With time, the app also incorporated a "map view" option to show where to go to find a service or an event, and developed an improved algorithm to ensure that Integreat content is displayed among the top results of Google search on topics addressed by the app. Today, this is the main channel leading users to the app, which is a testament to how digital solutions must adapt if they are to remain relevant to their users.

Users can also report missing content. In response to the needs identified by refugees, the social enterprise implementing Integreat also created the Lunes app, which provides specific German vocabulary for over 50 professional categories.

How does the future look for Integreat?

Since its launch, Integreat has evolved from a student project to a social enterprise, as a result of the increasing demand from municipalities. However, the link with academia has been preserved, given that professors remain with the project as part of its Board, and students regularly contribute to the app through research and evaluations. As the app was born from a student-led project, its code is open-source – freely available and free to use by anyone – with the goal of making it a resource for others who are considering creating similar solutions in other countries.

"Integreat aims to ensure that information poverty is not a reason for people, and particularly refugees, to have fewer opportunities than others. As long as the barriers to accessing information are there, be it because of language or lack of accessibility, Integreat will continue to exist and adapt to the needs of its users (in Germany or elsewhere)" said Ms. Clara Bracklo.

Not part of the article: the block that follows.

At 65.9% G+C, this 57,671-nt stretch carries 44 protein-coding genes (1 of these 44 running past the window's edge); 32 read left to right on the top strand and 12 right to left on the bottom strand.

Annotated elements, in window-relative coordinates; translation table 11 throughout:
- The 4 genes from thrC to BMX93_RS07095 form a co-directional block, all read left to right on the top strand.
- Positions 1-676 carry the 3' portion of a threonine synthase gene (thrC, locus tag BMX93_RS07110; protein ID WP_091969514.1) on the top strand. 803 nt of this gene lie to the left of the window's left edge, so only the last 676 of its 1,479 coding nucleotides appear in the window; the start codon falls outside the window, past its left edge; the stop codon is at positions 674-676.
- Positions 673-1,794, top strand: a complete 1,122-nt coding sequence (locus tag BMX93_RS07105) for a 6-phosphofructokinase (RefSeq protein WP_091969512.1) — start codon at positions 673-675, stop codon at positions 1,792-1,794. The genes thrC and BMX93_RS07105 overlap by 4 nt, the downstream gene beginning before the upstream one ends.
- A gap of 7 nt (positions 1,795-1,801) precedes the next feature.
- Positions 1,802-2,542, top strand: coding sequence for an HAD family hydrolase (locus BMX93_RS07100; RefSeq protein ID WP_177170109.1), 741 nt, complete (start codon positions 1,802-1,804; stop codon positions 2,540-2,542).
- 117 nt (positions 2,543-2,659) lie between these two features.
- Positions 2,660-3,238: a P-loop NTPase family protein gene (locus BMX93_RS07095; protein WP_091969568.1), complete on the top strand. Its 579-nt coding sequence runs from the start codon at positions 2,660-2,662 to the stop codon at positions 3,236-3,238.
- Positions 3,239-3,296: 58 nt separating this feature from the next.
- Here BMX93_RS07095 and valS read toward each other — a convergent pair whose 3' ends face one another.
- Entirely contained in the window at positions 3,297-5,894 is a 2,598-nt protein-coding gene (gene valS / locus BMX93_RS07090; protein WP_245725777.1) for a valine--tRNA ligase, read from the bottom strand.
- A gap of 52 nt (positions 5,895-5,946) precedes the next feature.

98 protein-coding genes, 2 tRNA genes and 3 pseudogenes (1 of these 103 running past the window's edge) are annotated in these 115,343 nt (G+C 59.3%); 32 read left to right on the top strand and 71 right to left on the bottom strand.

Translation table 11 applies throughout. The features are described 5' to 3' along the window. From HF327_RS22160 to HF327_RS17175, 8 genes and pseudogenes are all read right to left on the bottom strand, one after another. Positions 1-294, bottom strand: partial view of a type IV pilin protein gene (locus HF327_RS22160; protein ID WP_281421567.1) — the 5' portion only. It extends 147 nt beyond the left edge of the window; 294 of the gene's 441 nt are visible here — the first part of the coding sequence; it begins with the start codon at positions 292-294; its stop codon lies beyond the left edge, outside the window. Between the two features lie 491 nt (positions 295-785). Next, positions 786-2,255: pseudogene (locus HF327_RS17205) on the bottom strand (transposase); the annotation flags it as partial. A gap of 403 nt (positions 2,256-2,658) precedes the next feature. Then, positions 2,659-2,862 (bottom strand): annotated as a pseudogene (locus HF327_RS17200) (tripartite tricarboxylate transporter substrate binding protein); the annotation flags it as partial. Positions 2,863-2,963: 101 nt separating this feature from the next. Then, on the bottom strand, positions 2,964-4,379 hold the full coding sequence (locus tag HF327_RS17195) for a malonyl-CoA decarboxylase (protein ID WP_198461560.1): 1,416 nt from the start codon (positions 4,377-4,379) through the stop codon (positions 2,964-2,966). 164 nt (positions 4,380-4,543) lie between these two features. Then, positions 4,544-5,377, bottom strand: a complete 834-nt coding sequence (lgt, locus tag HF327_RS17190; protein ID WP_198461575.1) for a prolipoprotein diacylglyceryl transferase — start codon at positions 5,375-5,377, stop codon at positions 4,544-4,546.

"While the project was originally developed for Germany, we could see very quickly that challenges experienced by refugees here are probably the same or very similar to those faced by refugees arriving in other countries," said Professor Schreieck.

Actors in Australia and Greece have shown interest in the app, and conversations have started on how it can be adapted to the different needs in those countries. The main challenge, however, is to find the right counterparts to feed information into the app and ensure the same level of sustainability, quality, and reliability achieved by municipalities in Germany.

Were refugees involved in the project?

Refugees had a very important role in the development of the app. While it was designed by non-refugee students, it was fully based on the needs identified by refugees in counselling centres and their direct feedback through the platform. The next step is to do better in terms of hiring refugees to become part of the team. While around eight people in the team have a migrant background, no current employees have a refugee background.

"In the beginning of the project, we did not have an office and had to work from a café, which was right next to one of the main counseling centers for refugees in the city and often served as a ‘waiting area’ for the refugees. So, despite our limited resources, if we had any queries about the development of the app, all we had to do was go over to the next table and ask people what information would be most useful to them, and what they were most concerned about at the moment," said Professor Schreieck.

"This proximity to our end-users is not taken for granted. Once we were able to afford an office space, we made sure to keep it close to the counseling center, so as to maintain this very close link between the refugees and the development of Integreat," said Ms. Clara Bracklo.

What is your advice to those interested in investing in actionable research in support of forced displacement responses?

"The importance of considering the link between a research project on digital technologies and the practical needs of the real world cannot be overstated. This is particularly important in the field of humanitarian and development aid, where the results (both the good and the bad) brought about by digital solutions translate very quickly into tangible impact on the ground." Professor Schreieck.

"Our main challenge today is to find a way to move from grants towards more stable and sustainable funding structures to democratise Integreat in different countries. To achieve this, it is necessary to ensure that our counterparts in other countries using Integreat are genuinely committed to refugees and to conducting reliable needs assessments in societies that may be quite different from Germany," said Ms. Clara Bracklo, responsible for the impact measurement of Integreat.